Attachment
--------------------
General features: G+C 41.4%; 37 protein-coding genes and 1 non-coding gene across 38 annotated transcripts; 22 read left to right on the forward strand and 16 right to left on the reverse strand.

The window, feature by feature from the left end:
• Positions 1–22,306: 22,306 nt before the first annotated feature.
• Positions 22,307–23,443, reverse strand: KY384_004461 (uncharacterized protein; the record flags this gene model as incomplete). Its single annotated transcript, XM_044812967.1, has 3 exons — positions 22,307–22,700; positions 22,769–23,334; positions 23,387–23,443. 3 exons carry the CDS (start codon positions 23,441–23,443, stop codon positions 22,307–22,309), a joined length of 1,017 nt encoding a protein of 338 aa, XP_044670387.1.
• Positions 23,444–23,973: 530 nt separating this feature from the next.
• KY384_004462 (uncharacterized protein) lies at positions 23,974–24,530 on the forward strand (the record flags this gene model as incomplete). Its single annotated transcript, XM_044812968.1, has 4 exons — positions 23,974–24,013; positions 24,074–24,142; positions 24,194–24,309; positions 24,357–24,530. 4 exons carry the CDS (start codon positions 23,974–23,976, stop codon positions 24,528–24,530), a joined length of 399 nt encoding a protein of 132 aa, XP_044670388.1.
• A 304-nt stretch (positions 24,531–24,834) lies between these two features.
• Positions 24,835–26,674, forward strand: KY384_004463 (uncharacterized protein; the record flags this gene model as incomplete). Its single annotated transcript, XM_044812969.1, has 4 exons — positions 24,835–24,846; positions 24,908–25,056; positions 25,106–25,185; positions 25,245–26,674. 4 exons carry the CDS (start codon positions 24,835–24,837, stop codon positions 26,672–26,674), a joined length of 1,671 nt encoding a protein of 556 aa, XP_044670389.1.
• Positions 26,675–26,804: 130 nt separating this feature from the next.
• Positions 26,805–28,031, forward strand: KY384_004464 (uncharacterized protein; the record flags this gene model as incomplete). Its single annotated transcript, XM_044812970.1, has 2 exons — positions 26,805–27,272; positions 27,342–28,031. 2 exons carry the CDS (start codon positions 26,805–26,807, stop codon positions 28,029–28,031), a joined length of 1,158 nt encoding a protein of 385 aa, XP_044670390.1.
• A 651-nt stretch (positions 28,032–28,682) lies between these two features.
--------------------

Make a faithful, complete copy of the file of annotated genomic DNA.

General features: G+C 41.4%; 37 protein-coding genes and 1 non-coding gene across 38 annotated transcripts; 22 read left to right on the forward strand and 16 right to left on the reverse strand.

The window, feature by feature from the left end:
• Positions 1–22,306: 22,306 nt before the first annotated feature.
• Positions 22,307–23,443, reverse strand: KY384_004461 (uncharacterized protein; the record flags this gene model as incomplete). Its single annotated transcript, XM_044812967.1, has 3 exons — positions 22,307–22,700; positions 22,769–23,334; positions 23,387–23,443. 3 exons carry the CDS (start codon positions 23,441–23,443, stop codon positions 22,307–22,309), a joined length of 1,017 nt encoding a protein of 338 aa, XP_044670387.1.
• Positions 23,444–23,973: 530 nt separating this feature from the next.
• KY384_004462 (uncharacterized protein) lies at positions 23,974–24,530 on the forward strand (the record flags this gene model as incomplete). Its single annotated transcript, XM_044812968.1, has 4 exons — positions 23,974–24,013; positions 24,074–24,142; positions 24,194–24,309; positions 24,357–24,530. 4 exons carry the CDS (start codon positions 23,974–23,976, stop codon positions 24,528–24,530), a joined length of 399 nt encoding a protein of 132 aa, XP_044670388.1.
• A 304-nt stretch (positions 24,531–24,834) lies between these two features.
• Positions 24,835–26,674, forward strand: KY384_004463 (uncharacterized protein; the record flags this gene model as incomplete). Its single annotated transcript, XM_044812969.1, has 4 exons — positions 24,835–24,846; positions 24,908–25,056; positions 25,106–25,185; positions 25,245–26,674. 4 exons carry the CDS (start codon positions 24,835–24,837, stop codon positions 26,672–26,674), a joined length of 1,671 nt encoding a protein of 556 aa, XP_044670389.1.
• Positions 26,675–26,804: 130 nt separating this feature from the next.
• Positions 26,805–28,031, forward strand: KY384_004464 (uncharacterized protein; the record flags this gene model as incomplete). Its single annotated transcript, XM_044812970.1, has 2 exons — positions 26,805–27,272; positions 27,342–28,031. 2 exons carry the CDS (start codon positions 26,805–26,807, stop codon positions 28,029–28,031), a joined length of 1,158 nt encoding a protein of 385 aa, XP_044670390.1.
• A 651-nt stretch (positions 28,032–28,682) lies between these two features.